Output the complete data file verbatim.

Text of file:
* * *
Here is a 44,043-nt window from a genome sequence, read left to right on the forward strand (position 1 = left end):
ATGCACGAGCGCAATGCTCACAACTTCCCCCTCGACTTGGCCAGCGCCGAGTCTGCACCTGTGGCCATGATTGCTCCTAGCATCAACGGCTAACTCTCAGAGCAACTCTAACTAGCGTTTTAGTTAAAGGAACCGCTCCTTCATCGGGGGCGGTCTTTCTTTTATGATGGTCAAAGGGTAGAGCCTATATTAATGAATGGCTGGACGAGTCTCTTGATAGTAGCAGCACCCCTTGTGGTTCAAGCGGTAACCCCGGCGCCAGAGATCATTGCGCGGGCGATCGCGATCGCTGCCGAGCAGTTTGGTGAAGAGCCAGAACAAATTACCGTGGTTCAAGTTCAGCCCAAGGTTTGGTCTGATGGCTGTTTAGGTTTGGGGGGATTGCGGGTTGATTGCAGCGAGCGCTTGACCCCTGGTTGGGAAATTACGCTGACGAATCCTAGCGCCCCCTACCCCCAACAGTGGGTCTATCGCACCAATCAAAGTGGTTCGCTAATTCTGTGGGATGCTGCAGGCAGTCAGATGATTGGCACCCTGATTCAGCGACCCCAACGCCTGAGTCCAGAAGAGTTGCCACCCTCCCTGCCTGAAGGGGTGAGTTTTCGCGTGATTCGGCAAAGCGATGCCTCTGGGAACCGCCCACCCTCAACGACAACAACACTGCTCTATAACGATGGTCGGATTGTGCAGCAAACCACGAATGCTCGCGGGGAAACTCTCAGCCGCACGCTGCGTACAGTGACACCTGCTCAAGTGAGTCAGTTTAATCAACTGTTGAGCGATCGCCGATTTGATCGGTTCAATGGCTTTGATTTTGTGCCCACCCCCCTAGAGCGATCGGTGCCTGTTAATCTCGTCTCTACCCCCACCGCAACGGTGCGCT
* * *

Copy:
Here is a 44,043-nt window from a genome sequence, read left to right on the forward strand (position 1 = left end):
ATGCACGAGCGCAATGCTCACAACTTCCCCCTCGACTTGGCCAGCGCCGAGTCTGCACCTGTGGCCATGATTGCTCCTAGCATCAACGGCTAACTCTCAGAGCAACTCTAACTAGCGTTTTAGTTAAAGGAACCGCTCCTTCATCGGGGGCGGTCTTTCTTTTATGATGGTCAAAGGGTAGAGCCTATATTAATGAATGGCTGGACGAGTCTCTTGATAGTAGCAGCACCCCTTGTGGTTCAAGCGGTAACCCCGGCGCCAGAGATCATTGCGCGGGCGATCGCGATCGCTGCCGAGCAGTTTGGTGAAGAGCCAGAACAAATTACCGTGGTTCAAGTTCAGCCCAAGGTTTGGTCTGATGGCTGTTTAGGTTTGGGGGGATTGCGGGTTGATTGCAGCGAGCGCTTGACCCCTGGTTGGGAAATTACGCTGACGAATCCTAGCGCCCCCTACCCCCAACAGTGGGTCTATCGCACCAATCAAAGTGGTTCGCTAATTCTGTGGGATGCTGCAGGCAGTCAGATGATTGGCACCCTGATTCAGCGACCCCAACGCCTGAGTCCAGAAGAGTTGCCACCCTCCCTGCCTGAAGGGGTGAGTTTTCGCGTGATTCGGCAAAGCGATGCCTCTGGGAACCGCCCACCCTCAACGACAACAACACTGCTCTATAACGATGGTCGGATTGTGCAGCAAACCACGAATGCTCGCGGGGAAACTCTCAGCCGCACGCTGCGTACAGTGACACCTGCTCAAGTGAGTCAGTTTAATCAACTGTTGAGCGATCGCCGATTTGATCGGTTCAATGGCTTTGATTTTGTGCCCACCCCCCTAGAGCGATCGGTGCCTGTTAATCTCGTCTCTACCCCCACCGCAACGGTGCGCT